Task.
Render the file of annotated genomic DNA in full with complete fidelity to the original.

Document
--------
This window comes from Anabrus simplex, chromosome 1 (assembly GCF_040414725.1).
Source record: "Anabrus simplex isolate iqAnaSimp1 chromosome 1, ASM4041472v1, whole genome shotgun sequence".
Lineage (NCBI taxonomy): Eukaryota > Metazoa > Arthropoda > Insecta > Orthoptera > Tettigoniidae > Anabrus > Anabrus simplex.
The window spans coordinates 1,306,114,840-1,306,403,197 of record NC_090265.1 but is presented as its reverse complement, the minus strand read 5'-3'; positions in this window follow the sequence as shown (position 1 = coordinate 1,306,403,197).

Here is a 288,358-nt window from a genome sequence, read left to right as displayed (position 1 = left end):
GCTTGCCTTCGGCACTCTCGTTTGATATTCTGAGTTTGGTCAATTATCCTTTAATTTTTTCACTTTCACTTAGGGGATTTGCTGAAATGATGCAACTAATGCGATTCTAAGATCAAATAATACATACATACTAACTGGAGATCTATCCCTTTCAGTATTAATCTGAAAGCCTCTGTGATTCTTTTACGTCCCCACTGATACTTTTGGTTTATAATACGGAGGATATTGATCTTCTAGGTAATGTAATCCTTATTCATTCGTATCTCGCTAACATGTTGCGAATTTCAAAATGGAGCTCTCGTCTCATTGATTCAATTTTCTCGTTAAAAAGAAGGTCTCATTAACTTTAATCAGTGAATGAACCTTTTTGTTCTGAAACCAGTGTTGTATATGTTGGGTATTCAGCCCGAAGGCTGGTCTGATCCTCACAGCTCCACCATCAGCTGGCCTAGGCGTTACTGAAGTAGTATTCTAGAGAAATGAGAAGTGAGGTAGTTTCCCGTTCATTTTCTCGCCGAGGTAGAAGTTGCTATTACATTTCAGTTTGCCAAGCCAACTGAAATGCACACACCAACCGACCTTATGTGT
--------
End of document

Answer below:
This window comes from Anabrus simplex, chromosome 1 (assembly GCF_040414725.1).
Source record: "Anabrus simplex isolate iqAnaSimp1 chromosome 1, ASM4041472v1, whole genome shotgun sequence".
Lineage (NCBI taxonomy): Eukaryota > Metazoa > Arthropoda > Insecta > Orthoptera > Tettigoniidae > Anabrus > Anabrus simplex.
The window spans coordinates 1,306,114,840-1,306,403,197 of record NC_090265.1 but is presented as its reverse complement, the minus strand read 5'-3'; positions in this window follow the sequence as shown (position 1 = coordinate 1,306,403,197).

Here is a 288,358-nt window from a genome sequence, read left to right as displayed (position 1 = left end):
GCTTGCCTTCGGCACTCTCGTTTGATATTCTGAGTTTGGTCAATTATCCTTTAATTTTTTCACTTTCACTTAGGGGATTTGCTGAAATGATGCAACTAATGCGATTCTAAGATCAAATAATACATACATACTAACTGGAGATCTATCCCTTTCAGTATTAATCTGAAAGCCTCTGTGATTCTTTTACGTCCCCACTGATACTTTTGGTTTATAATACGGAGGATATTGATCTTCTAGGTAATGTAATCCTTATTCATTCGTATCTCGCTAACATGTTGCGAATTTCAAAATGGAGCTCTCGTCTCATTGATTCAATTTTCTCGTTAAAAAGAAGGTCTCATTAACTTTAATCAGTGAATGAACCTTTTTGTTCTGAAACCAGTGTTGTATATGTTGGGTATTCAGCCCGAAGGCTGGTCTGATCCTCACAGCTCCACCATCAGCTGGCCTAGGCGTTACTGAAGTAGTATTCTAGAGAAATGAGAAGTGAGGTAGTTTCCCGTTCATTTTCTCGCCGAGGTAGAAGTTGCTATTACATTTCAGTTTGCCAAGCCAACTGAAATGCACACACCAACCGACCTTATGTGT